BUSINESS AND FINANCE:
SEOUL, South Korea — Samsung Electronics Co. says it will begin selling a smartphone that runs on its Tizen operating system in the third quarter of this year, advancing the company's plans to reduce dependence on Google's Android software. Samsung, the world's top smartphone maker by sales volume, said the Samsung Z will go on sale in Russia first. It said there are plans to sell the phone in other countries but didn't name them. SENT: 280 words.
KUALA LUMPUR, Malaysia — Cadbury chocolates sold in Malaysia have been cleared of containing pork, the country's top Islamic body says in a statement that should lessen calls for a boycott of the British confectionary company after earlier tests suggested two types of chocolate bars contained pig DNA. The now apparently discredited findings by the Ministry of Health sparked outrage among some Islamist groups in Malaysia, who called for a boycott of all Cadbury's products. Indonesia, the world's most populous Muslim country, is also testing Cadbury chocolates, although the two products at issue in Malaysia are not sold there. By Eileen Ng. SENT: 470 words, photos.
U.S. AND INTERNATIONAL:
RAMALLAH, West Bank — President Mahmoud Abbas swears in a Palestinian unity government, taking a major step toward ending a crippling territorial and political split among the Palestinians but also setting the stage for new friction with Israel. By Mohammed Daraghmeh. SENT: 780 words, photos.
— ISRAEL-SYRIA — Israel fires back at Syria after mortar shell lands in Golan Heights. SENT: 130 words.
WASHINGTON — The Environmental Protection Agency is introducing a plan to cut carbon dioxide emissions from power plants by 30 percent by 2030. It is a centerpiece of Obama's plans to reduce the pollution linked to global warming, and it carries significant political and legal risks. By Dina Cappiello. SENT: 810 words, photo.
WASHINGTON — The Obama administration faces mounting questions over the prisoner swap that won freedom for Army Sgt. Bowe Bergdahl after five years in Taliban hands. The release of five terrorist suspects from Guantanamo Bay is stirring a debate over whether the exchange will heighten the risk of other Americans being snatched as bargaining chips and whether the released detainees will find their way back to the fight. By Lolita C. Baldor and Calvin Woodward. SENT: 650 words, photos, video.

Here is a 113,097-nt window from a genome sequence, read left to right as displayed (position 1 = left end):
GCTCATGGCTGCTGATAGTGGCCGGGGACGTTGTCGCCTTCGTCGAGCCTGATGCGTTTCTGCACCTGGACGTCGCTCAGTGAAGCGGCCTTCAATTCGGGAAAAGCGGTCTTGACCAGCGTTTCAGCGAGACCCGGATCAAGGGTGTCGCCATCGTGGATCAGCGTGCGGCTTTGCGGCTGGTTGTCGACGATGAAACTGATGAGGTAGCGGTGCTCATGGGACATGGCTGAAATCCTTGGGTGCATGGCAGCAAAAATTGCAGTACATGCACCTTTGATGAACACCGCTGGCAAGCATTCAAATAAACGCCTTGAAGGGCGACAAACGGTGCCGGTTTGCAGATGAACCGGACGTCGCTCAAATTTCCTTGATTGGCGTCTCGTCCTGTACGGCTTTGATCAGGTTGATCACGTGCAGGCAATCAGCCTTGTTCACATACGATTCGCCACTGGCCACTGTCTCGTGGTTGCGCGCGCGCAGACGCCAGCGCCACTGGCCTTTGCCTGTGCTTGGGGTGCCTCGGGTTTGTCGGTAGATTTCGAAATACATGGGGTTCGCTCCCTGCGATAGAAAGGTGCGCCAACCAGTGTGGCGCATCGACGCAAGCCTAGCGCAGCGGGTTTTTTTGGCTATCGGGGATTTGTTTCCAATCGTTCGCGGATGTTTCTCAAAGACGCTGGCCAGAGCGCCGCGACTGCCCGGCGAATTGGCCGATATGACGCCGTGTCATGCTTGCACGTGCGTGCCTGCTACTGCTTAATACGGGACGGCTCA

MADRID — Spain's King Juan Carlos plans to abdicate and pave the way for his son, Crown Prince Felipe, to take over, Spanish Prime Minister Mariano Rajoy tells the country in an announcement broadcast nationwide. The 76-year-old Juan Carlos oversaw his country's transition from dictatorship to democracy but has had repeated health problems in recent years, and his popularity also dipped following royal scandals, including an elephant-shooting trip he took in the middle of Spain's financial crisis. By Alan Clendenning. SENT: 790 words, photos.
NEW ALLERGY TREATMENTS
TRENTON, N.J. — For decades, seasonal allergy sufferers had two therapy options to ease the misery of hay fever. They could swallow pills or squirt nasal sprays every day for a brief reprieve from the sneezing and itchy eyes. Or they could get allergy shots for years to gradually reduce their immune systems' over-reaction. Now patients can try another type of therapy to train their immune system, new once-a-day tablets that dissolve quickly under the tongue and steadily raise tolerance to grass or ragweed pollen, much like the shots without the needle. And drugmakers are looking to ease more allergies using the same technique. By Business Writer Linda A. Johnson. SENT: 1,100 words, photos.
WARSAW — One is an electrician proud of his working class roots. The other an intellectual who writes treatises on the nature of freedom. A study in contrast, Lech Walesa and Adam Michnik were nonetheless the two heroes of Poland's democracy movement. And a quarter century after a historic election that brought freedom to their nation, they share a sense of wonder at the "miracle" of sovereignty and democracy — and some disappointment at today's Poland. An AP Interview. By Monika Scislowska. SENT: 750 words, photos.